Privacy took a swing at measurement
The world of digital marketing is under scrutiny. For decades marketers, brands and tech vendors have been tracking internet users and their behavior without any form of transparency. Which data was collected and what it was used for was none of the user’s business. All of this is changing. Both governments and private actors are stepping in in order to protect the privacy of internet users. Governmental regulations such as GDPR (EU) and CCPA (California law) are impacting how personal data can or can’t be used. In the private sector we see initiatives such as Intelligent Tracking Prevention (ITP) developed by Webkit and deployed through Safari (Apple). ITP is protecting user privacy by restricting how cookies can be used for tracking.
All of this means that users are more conscious about how their data is being used and that these practices are more regulated than they used to be. But how does that impact the way your data appears in your marketing platforms, and how does this impact your KPI’s?
Here’s why your KPI’s are shifting
As marketers we’ve been using something called deterministic measurement. Deterministic measurement is -- technically -- described as a measurement model where no randomness is involved. Everything that serves as an output was actually measured and used as an input. In the world of marketing deterministic measurement can be explained as simple as taking only the data into account that has actually been measured. And -- as a marketer -- you might understand, this is where it becomes both tricky and interesting.
KPI’s are based on measurement. In order to be allowed to measure, collect and handle data users have to provide consent. Users who do not consent are not being tracked. This impacts deterministic measurement as instead of tracking 100% of the population, we’re now tracking only the part of the population that has opted in. This means that KPI’s will oftentimes be impacted negatively. However, we’re still spending the marketing, communication, media and operational budgets. As a result your KPI’s get impacted. But are they really? It’s the story of a tree falling in the woods but nobody's around, does the tree still make noise when it comes crashing down? Similarly you can ask the question -- If conversions aren’t being measured in the context of consent, does that mean conversions didn’t happen? If conversions can’t be measured, but they’re still happening, do they really impact my KPI’s? Using a deterministic approach requires you to answer -- yes, your KPI’s are shifting. What can’t be measured, can’t be reported. So does this mean all KPI’s are going downhill from here?
Enter probabilistic measurement
Not really. Tech vendors such as Facebook and Google are trying to provide clarity on what’s really going on with your KPI’s. They do this by introducing probabilistic modelling on top of deterministic measurement models. In short -- The vendors try to estimate how much you were not able to measure (using benchmarks, etc) and try to fill the gaps based on the data you were able to capture. They do this by looking at your deterministic data and extrapolate from there. This is where elements such as Google’s Consent Mode come in play. By creating an overview of the proportion of what can’t be measured and what can and by combining this with deep analysis of the measured data a full image can be constructed. The objective here is to help the entire advertising and marketing ecosystem as a whole. Users should have a good experience, marketers should still be able to optimise their campaigns and publishers should be able to have control over their inventory to match the users with the right content. In the end this is what allows the internet to be (at least for the most part) free to users.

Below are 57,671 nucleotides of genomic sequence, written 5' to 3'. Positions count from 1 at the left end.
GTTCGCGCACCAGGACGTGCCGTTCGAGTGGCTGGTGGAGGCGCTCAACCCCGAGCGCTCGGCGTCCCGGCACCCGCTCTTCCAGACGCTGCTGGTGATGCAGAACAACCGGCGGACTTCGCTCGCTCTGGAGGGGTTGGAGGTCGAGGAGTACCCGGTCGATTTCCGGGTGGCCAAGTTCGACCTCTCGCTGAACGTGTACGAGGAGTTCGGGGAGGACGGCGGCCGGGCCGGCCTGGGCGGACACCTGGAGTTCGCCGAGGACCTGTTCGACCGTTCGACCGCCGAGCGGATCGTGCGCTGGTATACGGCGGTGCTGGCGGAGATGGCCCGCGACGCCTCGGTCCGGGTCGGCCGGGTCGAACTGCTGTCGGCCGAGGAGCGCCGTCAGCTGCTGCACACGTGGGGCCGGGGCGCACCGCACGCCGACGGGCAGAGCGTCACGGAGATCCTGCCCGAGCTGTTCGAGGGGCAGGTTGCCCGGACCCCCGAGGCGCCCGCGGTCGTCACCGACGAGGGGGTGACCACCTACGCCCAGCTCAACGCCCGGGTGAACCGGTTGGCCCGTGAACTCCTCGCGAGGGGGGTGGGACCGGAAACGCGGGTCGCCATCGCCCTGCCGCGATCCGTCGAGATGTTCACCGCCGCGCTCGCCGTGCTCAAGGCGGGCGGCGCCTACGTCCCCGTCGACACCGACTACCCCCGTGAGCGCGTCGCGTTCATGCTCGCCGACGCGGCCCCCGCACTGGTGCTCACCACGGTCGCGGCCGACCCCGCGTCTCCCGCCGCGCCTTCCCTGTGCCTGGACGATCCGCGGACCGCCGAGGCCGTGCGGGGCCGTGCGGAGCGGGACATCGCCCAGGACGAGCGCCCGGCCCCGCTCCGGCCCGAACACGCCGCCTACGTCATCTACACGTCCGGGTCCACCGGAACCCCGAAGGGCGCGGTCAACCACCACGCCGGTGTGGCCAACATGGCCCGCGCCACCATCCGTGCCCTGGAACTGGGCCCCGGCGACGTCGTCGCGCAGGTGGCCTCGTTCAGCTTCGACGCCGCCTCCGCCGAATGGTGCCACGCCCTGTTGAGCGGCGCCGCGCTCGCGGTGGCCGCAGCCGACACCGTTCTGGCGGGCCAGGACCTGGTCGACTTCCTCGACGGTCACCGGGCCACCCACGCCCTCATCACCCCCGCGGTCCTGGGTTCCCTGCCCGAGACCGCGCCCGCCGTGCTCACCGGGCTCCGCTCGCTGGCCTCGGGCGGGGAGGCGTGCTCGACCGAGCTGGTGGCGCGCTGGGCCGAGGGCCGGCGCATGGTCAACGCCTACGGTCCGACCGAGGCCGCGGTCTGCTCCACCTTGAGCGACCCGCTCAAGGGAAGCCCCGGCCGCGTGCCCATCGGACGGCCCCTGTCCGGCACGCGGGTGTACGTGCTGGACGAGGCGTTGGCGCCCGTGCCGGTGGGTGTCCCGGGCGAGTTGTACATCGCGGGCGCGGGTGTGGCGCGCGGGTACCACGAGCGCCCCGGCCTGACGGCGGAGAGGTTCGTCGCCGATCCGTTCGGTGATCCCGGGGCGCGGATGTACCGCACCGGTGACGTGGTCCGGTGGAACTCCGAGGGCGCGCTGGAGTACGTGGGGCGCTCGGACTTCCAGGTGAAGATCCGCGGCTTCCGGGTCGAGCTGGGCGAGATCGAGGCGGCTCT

A new mindset
All of this requires a new mindset. 20 years ago everything was done on either gut feeling or market research. Today many marketers won’t make a move unless data is 100% accurate and checked 15 times. Tomorrow we’ll have to let go of the obsessive behavior. Three years ago we wrote an article called “My web analytics data is not perfect, and I’m OK with it”. Today that idea needs to become part of the mindset of marketers. You should still strive for qualitative and perfect data, but in the context of measurement you have to be OK to take decisions knowing you don’t know everything. Otherwise you might as well stop your measurement activities all together. This evolution spells interesting times in the world of marketing. Elements such as attribution will need to move from an almost science to a more high level and global analysis form. The industry is changing and tech providers are trying to help marketers out. The real question is -- Can marketers change the way they are at ease with how their data is evolving?